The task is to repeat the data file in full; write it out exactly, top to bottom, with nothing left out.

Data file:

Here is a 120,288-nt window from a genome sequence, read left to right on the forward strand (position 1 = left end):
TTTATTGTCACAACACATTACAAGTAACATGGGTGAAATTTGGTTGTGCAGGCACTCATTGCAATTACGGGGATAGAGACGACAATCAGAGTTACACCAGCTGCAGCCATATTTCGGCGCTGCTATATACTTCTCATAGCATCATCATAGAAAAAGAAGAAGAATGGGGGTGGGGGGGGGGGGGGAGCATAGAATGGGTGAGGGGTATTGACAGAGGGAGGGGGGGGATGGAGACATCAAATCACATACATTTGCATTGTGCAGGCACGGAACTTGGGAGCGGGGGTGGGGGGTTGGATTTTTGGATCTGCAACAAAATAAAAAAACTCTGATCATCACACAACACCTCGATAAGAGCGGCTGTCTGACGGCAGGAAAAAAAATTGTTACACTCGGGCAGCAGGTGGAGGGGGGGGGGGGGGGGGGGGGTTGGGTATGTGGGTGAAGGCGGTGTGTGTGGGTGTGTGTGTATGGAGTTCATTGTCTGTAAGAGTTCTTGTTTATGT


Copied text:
Here is a 120,288-nt window from a genome sequence, read left to right on the forward strand (position 1 = left end):
TTTATTGTCACAACACATTACAAGTAACATGGGTGAAATTTGGTTGTGCAGGCACTCATTGCAATTACGGGGATAGAGACGACAATCAGAGTTACACCAGCTGCAGCCATATTTCGGCGCTGCTATATACTTCTCATAGCATCATCATAGAAAAAGAAGAAGAATGGGGGTGGGGGGGGGGGGGGAGCATAGAATGGGTGAGGGGTATTGACAGAGGGAGGGGGGGGATGGAGACATCAAATCACATACATTTGCATTGTGCAGGCACGGAACTTGGGAGCGGGGGTGGGGGGTTGGATTTTTGGATCTGCAACAAAATAAAAAAACTCTGATCATCACACAACACCTCGATAAGAGCGGCTGTCTGACGGCAGGAAAAAAAATTGTTACACTCGGGCAGCAGGTGGAGGGGGGGGGGGGGGGGGGGGGTTGGGTATGTGGGTGAAGGCGGTGTGTGTGGGTGTGTGTGTATGGAGTTCATTGTCTGTAAGAGTTCTTGTTTATGT